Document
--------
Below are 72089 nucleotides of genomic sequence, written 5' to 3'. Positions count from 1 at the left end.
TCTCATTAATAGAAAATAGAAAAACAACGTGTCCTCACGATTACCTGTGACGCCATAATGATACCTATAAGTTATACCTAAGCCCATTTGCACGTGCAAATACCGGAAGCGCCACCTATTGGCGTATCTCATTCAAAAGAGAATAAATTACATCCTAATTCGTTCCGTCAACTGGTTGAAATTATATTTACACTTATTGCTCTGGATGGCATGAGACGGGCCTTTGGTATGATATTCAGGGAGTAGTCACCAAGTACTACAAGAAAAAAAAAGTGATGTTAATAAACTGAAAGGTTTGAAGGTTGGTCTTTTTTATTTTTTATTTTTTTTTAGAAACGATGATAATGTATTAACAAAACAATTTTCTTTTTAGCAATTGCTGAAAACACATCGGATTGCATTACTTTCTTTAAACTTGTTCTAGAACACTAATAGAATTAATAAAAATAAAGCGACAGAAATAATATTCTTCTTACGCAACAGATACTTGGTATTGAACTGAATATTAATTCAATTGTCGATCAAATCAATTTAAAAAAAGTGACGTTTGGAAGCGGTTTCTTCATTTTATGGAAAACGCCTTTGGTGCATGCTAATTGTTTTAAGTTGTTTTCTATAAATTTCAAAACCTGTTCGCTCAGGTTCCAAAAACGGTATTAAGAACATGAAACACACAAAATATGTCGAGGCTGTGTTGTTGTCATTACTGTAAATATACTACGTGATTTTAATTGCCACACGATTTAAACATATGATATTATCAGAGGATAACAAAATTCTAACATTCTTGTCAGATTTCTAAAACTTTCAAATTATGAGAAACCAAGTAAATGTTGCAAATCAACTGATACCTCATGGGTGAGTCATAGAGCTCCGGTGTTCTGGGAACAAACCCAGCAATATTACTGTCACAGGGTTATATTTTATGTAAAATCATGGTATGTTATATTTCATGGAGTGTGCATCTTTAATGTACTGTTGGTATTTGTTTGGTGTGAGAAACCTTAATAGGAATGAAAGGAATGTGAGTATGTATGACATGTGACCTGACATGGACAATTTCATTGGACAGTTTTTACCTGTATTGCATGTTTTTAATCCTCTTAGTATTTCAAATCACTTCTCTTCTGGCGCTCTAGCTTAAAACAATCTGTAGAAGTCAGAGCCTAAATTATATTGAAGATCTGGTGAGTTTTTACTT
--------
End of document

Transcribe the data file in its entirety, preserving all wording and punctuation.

Below are 72089 nucleotides of genomic sequence, written 5' to 3'. Positions count from 1 at the left end.
TCTCATTAATAGAAAATAGAAAAACAACGTGTCCTCACGATTACCTGTGACGCCATAATGATACCTATAAGTTATACCTAAGCCCATTTGCACGTGCAAATACCGGAAGCGCCACCTATTGGCGTATCTCATTCAAAAGAGAATAAATTACATCCTAATTCGTTCCGTCAACTGGTTGAAATTATATTTACACTTATTGCTCTGGATGGCATGAGACGGGCCTTTGGTATGATATTCAGGGAGTAGTCACCAAGTACTACAAGAAAAAAAAAGTGATGTTAATAAACTGAAAGGTTTGAAGGTTGGTCTTTTTTATTTTTTATTTTTTTTTAGAAACGATGATAATGTATTAACAAAACAATTTTCTTTTTAGCAATTGCTGAAAACACATCGGATTGCATTACTTTCTTTAAACTTGTTCTAGAACACTAATAGAATTAATAAAAATAAAGCGACAGAAATAATATTCTTCTTACGCAACAGATACTTGGTATTGAACTGAATATTAATTCAATTGTCGATCAAATCAATTTAAAAAAAGTGACGTTTGGAAGCGGTTTCTTCATTTTATGGAAAACGCCTTTGGTGCATGCTAATTGTTTTAAGTTGTTTTCTATAAATTTCAAAACCTGTTCGCTCAGGTTCCAAAAACGGTATTAAGAACATGAAACACACAAAATATGTCGAGGCTGTGTTGTTGTCATTACTGTAAATATACTACGTGATTTTAATTGCCACACGATTTAAACATATGATATTATCAGAGGATAACAAAATTCTAACATTCTTGTCAGATTTCTAAAACTTTCAAATTATGAGAAACCAAGTAAATGTTGCAAATCAACTGATACCTCATGGGTGAGTCATAGAGCTCCGGTGTTCTGGGAACAAACCCAGCAATATTACTGTCACAGGGTTATATTTTATGTAAAATCATGGTATGTTATATTTCATGGAGTGTGCATCTTTAATGTACTGTTGGTATTTGTTTGGTGTGAGAAACCTTAATAGGAATGAAAGGAATGTGAGTATGTATGACATGTGACCTGACATGGACAATTTCATTGGACAGTTTTTACCTGTATTGCATGTTTTTAATCCTCTTAGTATTTCAAATCACTTCTCTTCTGGCGCTCTAGCTTAAAACAATCTGTAGAAGTCAGAGCCTAAATTATATTGAAGATCTGGTGAGTTTTTACTT